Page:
Three Ways To Tell That You Have Bad Posture

Posted on January 11th, 2016 by Orthopaedic Specialty Group


If you are like 86% of Americans, your job consists of your butt firmly being planted to your chair. Sitting too much can be bad for your health, and if you sit with poor posture you could be doubling down on these effects.

Proper posture is all about keeping your body in a position which places minimal stress on your joints; whether you are standing, sitting, or laying down. Here are three ways to tell if your posture is not up to par.

Sign #1: Ongoing back and neck pain.

Months and years of poor posture will almost inevitably lead to back and neck pain. If you have tightness, stiffness, or soreness in your back or neck that will not go away, there is a good chance it is being caused by bad posture.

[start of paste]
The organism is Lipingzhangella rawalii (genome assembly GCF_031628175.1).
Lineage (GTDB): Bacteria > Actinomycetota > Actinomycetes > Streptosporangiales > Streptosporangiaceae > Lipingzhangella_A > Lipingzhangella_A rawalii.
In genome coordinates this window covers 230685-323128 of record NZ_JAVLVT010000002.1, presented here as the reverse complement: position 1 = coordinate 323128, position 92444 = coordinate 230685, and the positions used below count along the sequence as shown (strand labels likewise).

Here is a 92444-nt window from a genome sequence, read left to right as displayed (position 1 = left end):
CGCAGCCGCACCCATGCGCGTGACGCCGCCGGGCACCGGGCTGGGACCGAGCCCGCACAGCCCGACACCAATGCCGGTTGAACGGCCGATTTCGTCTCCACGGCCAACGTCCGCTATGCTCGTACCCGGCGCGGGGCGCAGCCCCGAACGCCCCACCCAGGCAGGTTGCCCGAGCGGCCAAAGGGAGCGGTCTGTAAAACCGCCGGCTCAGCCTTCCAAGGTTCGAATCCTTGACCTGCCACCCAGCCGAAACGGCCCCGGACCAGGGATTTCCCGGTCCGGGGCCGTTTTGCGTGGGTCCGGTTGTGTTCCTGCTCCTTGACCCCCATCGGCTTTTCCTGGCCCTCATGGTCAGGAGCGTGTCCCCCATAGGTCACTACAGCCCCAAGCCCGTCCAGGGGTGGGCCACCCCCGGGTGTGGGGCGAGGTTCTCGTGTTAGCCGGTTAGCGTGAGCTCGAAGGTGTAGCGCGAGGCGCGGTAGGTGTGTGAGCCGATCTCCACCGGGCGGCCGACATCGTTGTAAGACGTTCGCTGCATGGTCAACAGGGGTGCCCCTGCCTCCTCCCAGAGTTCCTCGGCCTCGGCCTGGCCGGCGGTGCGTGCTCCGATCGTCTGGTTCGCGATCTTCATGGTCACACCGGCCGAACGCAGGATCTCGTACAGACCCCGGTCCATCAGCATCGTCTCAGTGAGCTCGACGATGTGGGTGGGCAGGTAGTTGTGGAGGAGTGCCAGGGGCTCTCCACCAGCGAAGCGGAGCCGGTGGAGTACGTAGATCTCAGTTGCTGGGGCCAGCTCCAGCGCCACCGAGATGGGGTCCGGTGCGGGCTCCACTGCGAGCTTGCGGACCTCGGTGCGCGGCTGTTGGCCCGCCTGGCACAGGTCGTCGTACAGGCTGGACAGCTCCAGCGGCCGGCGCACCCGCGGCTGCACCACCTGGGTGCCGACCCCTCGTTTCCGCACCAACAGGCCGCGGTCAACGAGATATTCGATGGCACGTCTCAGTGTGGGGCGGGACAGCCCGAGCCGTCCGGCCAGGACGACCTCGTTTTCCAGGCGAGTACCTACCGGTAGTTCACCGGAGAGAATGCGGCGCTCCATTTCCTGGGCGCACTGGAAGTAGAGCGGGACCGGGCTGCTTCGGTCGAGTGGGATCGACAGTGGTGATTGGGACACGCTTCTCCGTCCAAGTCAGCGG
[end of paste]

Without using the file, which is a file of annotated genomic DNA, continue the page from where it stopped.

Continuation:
Sign #2: You have forward head carriage or a hunch back.

There are several physical signs of poor posture, but the hunch back and forward neck carriage are two of the most common. “Hunch back” occurs when there is an exaggerated forward rounding of the upper back. “Forward head carriage” is when your head leans forward, putting excessive stress on the joints in your neck. Generally, your ear hole should align directly over the middle of your shoulder for a healthy posture.

Sign #3: You fail the wall test.

The wall test is a quick and easy way to test your posture in 30 seconds or less. It’s simple: stand against a wall with about six inches of space between your heels and the wall. If you have good posture, your head, shoulders, and buttox will make contact with the wall, with about two inches of space between your lower back and your neck.

Poor posture can lead to symptoms such as back and neck pain, joint stiffness, and muscle strains. If you are affected by any of these conditions, contact the orthopedic experts at OSG. With state-of-the-art facilities and a knowledgeable staff, we have everything you need to manage and eliminate your daily pains. If you live in the Fairfield County area, call us today to schedule an appointment at (203) 337-2600.